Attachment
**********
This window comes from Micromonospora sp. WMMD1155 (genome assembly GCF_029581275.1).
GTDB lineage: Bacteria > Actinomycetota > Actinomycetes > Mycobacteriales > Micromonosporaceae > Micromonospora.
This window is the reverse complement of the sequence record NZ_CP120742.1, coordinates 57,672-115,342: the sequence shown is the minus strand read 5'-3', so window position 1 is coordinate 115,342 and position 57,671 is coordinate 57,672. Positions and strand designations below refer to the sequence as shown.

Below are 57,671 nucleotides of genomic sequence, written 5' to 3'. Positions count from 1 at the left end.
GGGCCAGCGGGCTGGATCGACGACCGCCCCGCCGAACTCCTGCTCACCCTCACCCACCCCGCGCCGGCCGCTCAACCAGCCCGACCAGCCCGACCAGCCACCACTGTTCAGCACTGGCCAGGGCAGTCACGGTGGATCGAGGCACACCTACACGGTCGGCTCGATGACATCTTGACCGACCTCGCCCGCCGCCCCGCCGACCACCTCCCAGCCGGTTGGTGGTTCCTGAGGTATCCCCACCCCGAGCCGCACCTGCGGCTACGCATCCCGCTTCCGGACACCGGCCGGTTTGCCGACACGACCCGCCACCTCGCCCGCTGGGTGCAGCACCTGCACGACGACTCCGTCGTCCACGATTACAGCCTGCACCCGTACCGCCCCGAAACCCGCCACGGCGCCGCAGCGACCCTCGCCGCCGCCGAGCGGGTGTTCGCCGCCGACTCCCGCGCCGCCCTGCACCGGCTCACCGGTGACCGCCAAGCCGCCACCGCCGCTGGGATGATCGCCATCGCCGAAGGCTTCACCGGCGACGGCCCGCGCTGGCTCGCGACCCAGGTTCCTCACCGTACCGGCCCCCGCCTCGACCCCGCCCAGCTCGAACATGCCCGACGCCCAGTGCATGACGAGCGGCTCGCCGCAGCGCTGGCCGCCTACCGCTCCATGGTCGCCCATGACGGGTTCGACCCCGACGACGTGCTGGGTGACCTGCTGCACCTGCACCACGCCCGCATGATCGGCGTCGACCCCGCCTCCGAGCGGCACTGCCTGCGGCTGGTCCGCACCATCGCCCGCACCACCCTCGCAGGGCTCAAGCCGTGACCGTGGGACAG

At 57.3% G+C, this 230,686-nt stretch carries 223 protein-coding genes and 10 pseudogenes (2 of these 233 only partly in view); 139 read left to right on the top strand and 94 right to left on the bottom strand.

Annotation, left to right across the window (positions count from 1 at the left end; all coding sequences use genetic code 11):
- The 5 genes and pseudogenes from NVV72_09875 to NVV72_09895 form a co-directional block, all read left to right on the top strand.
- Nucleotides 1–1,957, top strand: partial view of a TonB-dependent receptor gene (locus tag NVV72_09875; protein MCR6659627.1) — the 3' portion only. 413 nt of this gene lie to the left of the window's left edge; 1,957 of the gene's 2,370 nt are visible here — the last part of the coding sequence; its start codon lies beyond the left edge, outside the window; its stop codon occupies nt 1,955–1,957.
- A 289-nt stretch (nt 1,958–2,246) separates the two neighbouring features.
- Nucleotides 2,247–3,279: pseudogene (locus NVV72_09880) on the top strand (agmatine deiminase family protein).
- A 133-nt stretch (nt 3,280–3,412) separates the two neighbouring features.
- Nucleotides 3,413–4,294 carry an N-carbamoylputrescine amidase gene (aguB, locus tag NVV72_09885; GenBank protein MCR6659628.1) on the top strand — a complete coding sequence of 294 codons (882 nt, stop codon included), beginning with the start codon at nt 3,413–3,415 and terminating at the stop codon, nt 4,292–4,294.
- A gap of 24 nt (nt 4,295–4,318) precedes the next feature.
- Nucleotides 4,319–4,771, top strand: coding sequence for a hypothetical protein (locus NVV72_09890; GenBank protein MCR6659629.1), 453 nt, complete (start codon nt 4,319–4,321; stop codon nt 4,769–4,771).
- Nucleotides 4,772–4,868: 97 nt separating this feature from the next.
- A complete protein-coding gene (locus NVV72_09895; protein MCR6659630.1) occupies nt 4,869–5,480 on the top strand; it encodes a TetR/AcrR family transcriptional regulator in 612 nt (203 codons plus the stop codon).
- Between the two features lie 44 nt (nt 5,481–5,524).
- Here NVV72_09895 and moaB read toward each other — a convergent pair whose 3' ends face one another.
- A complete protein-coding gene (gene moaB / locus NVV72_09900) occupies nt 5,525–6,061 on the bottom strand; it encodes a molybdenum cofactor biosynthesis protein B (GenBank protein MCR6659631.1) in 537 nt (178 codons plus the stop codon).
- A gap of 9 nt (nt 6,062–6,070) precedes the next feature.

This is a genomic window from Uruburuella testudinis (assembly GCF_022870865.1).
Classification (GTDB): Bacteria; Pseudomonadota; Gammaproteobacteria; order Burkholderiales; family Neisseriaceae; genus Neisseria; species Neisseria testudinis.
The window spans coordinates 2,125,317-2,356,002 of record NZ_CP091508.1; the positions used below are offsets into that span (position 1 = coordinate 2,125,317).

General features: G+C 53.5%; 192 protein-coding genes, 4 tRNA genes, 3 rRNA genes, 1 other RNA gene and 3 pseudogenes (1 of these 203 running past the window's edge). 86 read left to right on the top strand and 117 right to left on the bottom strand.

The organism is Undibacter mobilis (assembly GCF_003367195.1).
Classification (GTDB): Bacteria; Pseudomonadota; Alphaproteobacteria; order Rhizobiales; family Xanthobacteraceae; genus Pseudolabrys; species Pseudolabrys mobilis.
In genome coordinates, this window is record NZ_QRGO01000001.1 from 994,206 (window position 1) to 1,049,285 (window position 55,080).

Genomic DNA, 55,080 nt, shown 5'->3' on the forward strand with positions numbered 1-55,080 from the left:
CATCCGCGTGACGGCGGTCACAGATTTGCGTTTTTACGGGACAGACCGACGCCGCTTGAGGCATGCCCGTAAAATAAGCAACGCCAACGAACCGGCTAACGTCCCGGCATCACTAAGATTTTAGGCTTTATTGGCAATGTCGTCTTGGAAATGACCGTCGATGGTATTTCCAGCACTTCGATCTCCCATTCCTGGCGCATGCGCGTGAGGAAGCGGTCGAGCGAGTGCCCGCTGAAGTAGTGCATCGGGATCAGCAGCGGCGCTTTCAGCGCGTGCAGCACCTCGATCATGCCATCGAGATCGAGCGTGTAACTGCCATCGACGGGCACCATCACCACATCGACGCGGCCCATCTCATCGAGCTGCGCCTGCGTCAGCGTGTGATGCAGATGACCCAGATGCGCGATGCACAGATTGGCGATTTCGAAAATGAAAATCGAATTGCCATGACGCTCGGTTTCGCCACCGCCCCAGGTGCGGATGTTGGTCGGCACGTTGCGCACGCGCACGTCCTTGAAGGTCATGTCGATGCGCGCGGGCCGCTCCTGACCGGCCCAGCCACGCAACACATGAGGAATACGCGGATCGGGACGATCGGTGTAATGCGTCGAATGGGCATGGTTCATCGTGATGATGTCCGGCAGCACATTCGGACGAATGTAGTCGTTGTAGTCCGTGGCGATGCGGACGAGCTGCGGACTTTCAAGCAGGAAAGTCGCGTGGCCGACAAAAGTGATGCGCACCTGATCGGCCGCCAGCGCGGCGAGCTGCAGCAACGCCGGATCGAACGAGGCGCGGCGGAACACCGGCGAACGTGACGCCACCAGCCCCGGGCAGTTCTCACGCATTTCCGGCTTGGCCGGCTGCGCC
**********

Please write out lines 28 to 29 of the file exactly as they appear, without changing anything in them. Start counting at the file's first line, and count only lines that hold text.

In genome coordinates, this window is record NZ_QRGO01000001.1 from 994,206 (window position 1) to 1,049,285 (window position 55,080).

Genomic DNA, 55,080 nt, shown 5'->3' on the forward strand with positions numbered 1-55,080 from the left: